The Edit Forum chat’s to Gordon A. Burkell founder of the website Art of the Guillotine.
The Art of the Guillotine is a group of industry professionals who saw the film community’s need for a comprehensive resource of techniques, tips, ideas and links for other Editors. The Art of the Guillotine encourages the interaction of all visitors to build a resource for ideas and inspiration. We extend an invitation to film editors worldwide to give us your input and feedback; what would you like to see on AOTG, help us build our community! We can’t wait for you to join us in this on-going project!
1. Firstly thank-you for chatting with us. Tell me how Art of The Guillotine came about.
Not a problem. Art of the Guillotine started a couple of years ago when I was asked by a local university to come speak about editing documentaries. I gave the talk and throughout would reference current editors, theories that might be useful, and techniques I learned from the great doc editor John Kramer.
When I finished the talk many students asked me where they could learn more about these editors, techniques and theories on the Internet. I couldn’t think of any comprehensive pages so I began to search and amalgamate sites that could be useful for students. That photocopy list grew to a basic html website I threw together and then my good friend Richard started helping code php to make it more interactive.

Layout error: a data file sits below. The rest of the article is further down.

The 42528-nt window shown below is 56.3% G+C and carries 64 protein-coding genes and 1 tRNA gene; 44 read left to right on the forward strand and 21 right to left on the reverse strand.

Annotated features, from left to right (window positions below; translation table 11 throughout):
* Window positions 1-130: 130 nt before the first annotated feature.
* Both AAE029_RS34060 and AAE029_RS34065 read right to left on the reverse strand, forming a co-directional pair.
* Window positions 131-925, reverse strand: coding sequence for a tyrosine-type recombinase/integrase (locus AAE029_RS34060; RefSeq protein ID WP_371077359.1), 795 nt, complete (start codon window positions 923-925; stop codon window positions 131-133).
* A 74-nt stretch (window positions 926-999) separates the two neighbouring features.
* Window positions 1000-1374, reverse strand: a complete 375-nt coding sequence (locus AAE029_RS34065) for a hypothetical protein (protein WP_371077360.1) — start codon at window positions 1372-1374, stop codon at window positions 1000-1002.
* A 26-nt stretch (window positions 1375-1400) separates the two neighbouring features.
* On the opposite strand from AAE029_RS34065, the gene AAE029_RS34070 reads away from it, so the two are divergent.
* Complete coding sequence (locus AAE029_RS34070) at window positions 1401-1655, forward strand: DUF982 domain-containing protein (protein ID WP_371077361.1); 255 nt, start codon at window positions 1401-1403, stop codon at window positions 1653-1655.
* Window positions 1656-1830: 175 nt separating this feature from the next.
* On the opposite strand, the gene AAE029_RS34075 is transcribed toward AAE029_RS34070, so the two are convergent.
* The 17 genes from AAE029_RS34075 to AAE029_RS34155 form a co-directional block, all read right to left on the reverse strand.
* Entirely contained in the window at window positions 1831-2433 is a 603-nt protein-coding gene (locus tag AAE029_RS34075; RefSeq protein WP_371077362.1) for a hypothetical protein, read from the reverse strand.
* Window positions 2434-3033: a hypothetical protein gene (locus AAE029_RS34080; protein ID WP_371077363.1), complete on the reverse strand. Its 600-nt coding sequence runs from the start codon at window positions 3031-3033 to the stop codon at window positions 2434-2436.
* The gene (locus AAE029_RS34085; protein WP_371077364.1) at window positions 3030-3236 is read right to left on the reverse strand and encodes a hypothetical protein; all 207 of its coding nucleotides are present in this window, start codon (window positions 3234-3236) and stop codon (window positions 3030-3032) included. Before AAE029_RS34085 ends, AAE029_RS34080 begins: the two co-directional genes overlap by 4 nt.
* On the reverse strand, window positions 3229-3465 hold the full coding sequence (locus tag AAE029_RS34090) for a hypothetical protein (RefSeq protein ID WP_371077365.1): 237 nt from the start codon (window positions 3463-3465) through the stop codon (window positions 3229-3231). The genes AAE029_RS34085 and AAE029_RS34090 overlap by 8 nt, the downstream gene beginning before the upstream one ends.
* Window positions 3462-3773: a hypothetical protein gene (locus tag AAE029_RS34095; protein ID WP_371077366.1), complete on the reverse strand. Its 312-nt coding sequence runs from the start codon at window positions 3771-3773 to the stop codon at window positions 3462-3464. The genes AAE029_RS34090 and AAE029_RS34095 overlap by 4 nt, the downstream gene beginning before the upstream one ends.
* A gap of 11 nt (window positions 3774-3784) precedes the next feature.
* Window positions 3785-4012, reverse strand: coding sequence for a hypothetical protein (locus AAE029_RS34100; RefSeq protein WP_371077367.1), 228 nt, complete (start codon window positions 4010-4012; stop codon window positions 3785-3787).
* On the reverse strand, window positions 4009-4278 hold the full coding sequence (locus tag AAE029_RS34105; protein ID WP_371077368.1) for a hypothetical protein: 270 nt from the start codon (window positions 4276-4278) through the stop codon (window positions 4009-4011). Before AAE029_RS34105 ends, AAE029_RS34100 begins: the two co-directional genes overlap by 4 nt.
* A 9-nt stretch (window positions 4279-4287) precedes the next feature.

2. It’s interesting as I think the idea behind both The Edit Forum and Art of The Guillotine both sprung from similar places. For me it felt like with the explosion of cheaper technology the craft and essential knowledge behind assistant editing was being lost. What about AOTG? Tell me about your philosophy.
I definitely agree, anyone can push the buttons but an editor moulds the story. My philosophy began to grow out of that initial day at the university. I personally believe that knowledge is a right and should be as easily accessible as possible. I try to encourage students to become editors that are as well-rounded as possible and really examine the ideas behind the cuts they make. Some editors are not fans of theoretical work and that’s fine, as long as they are challenging the ideas put forth in the script and the approach to the scene. Does it work? Does it push the films story forward? Will it have the desired affect on the audience?
3. And what has the response been from the wider community? read more...